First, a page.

After a lot of looking, I might have just the car. The Honda Element, which for a time, was among the very best at what it did.
When considering the rear-hinge-door equipped EV BMW i3, I’ve heard one friend say, “It’s kind of like my old Honda Element but doesn’t seem as useful…I never should have sold my Element.”
Or another person I know: “I sold my Element when I moved to the city… now I need a car and don’t see anything I like as much.”
(Editor’s note: Yeah, I’ve talked to several former Element owners over the years who truly miss theirs and never found a real replacement. This is a whole thing. -PG)
The Element was truly an underrated design. The almost non-styling of the appearance means that isn’t mired by Altezza taillight-like trends of yesterday. This thing always looked like it was penned by a product designer and not a car guy, and that might be why it never found the audience that it should have.
With a hose-down the floor and seats you configure into a bed, this multi-purpose vehicle with a puppy dog-faced was essentially the do-everything machine that the Pontiac Aztec was supposed to be but wasn’t. Also, even though it’s rare to find a bad Honda, this one ranks as one of the most reliable and durable.
Friends, meet the Tata Rave:
Here’s a Honda Element reborn as an EV. Odd as it might seem, this thing seems to work even better as an electric car than it did as a gas-powered vehicle.
Not only does the Element have decent ground clearance, but underneath there are large hollow areas that were used for the gas tank and exhaust system, leaving vast space for batteries (even the spare tire well if you wanted to). Front or front-and-rear motors would be an option. Plus, the tall shape means that you’re not losing anything to the low-mounted EV components.
source: Honda via Element Owners Club
If you look closely, you’ll see that I didn’t touch any of the steel parts. I simply added a clean-looking nose with a typical-for-an-EV wraparound light bar, combined with sunken separate headlights to keep the sad-hound look of the original Honda. I also blacked out the B pillars which some Element fans might object to. This example is tricked out with fog lights and alloys but certainly, the base car would have good old steelies.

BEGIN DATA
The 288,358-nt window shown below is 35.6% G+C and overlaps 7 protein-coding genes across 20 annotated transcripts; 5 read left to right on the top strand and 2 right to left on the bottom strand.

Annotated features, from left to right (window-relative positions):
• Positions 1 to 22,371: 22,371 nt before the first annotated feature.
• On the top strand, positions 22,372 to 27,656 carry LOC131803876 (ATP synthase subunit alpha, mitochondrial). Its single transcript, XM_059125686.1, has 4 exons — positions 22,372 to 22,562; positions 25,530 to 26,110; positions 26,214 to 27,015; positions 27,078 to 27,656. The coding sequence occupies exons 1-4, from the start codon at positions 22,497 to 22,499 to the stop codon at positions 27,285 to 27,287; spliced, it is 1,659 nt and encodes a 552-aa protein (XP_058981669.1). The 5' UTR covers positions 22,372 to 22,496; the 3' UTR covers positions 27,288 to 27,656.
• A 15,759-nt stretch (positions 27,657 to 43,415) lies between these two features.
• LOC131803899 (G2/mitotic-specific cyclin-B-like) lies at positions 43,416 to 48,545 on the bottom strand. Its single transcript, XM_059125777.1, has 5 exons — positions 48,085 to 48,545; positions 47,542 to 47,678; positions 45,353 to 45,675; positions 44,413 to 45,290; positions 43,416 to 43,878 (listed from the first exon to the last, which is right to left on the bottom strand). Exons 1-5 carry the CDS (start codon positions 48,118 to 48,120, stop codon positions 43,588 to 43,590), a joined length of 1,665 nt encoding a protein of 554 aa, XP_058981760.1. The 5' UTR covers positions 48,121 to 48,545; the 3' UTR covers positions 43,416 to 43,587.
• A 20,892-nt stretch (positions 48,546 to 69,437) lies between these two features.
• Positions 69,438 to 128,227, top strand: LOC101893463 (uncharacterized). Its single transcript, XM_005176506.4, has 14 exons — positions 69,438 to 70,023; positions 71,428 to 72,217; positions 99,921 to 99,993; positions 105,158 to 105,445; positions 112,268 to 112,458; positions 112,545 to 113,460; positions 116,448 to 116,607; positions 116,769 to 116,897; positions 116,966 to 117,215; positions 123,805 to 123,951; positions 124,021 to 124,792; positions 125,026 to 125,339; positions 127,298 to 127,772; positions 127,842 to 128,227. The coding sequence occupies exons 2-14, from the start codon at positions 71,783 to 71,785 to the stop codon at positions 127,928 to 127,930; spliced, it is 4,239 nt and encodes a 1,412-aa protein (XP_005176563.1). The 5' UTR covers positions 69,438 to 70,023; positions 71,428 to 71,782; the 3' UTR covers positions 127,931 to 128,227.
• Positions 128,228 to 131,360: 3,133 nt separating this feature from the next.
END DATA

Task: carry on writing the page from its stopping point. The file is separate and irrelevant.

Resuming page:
In the back, I’ve added a wraparound taillight and blanked off the bottoms of the original light clusters (again, zero sheet metal mods.) I’m generally against trying to update old cars with contemporary detailing, but here I’m mainly stripping off much of the 2000s trim and just cleaning up the shape so it seems to work.
Inside, everything is essentially stock with the exception of adding a screen to replace the gauges in front of the driver, combined with a smaller screen in the old ‘double DIN’ radio opening like you can get online for $300:
The original engine compartment is filled with a fiberglass tray for a monstrous frunk:
source: Prestige Motors
What would it cost? We know that the Tata Nano famously cost around the equivalent of $2,500 U.S. The current EVs available in India that are equal to proper crossovers appear to start at around $17,000. However, we know that cost will drop significantly with increased quantities; I think that a sub-$20,000 MSRP would be quite possible. Ultimately, they’ll eventually be able to do drivetrains for the same cost if not less than ICE components.
One last thing- can we talk Tata Rave camping?
So, would Honda care about someone making a car it dropped over 10 years ago? It’s unlikely; we’ve neither seen nor heard of plans for a new one. Besides, it’s not like Honda is going to be doing this out of the kindness of its heart; it’ll charge handily for the tooling and likely get a spiff off of each one sold without having to lift a finger.
I mean, if it worked well, Honda could be into the idea so much that it tries to offload tooling for more late, lamented rides we all loved to turn into EVs. Which cars would you like to see? My Honda picks: the no-bullshit simple-box 2005 Odyssey minivan or a 2004 Acura TL, the “Japanese E39.”
Could this modern-day Lada idea work? I seriously doubt anyone will try it, but I’m still convinced that re-using old car tooling with some updates remains a great idea. And it has endless potential in the EV age.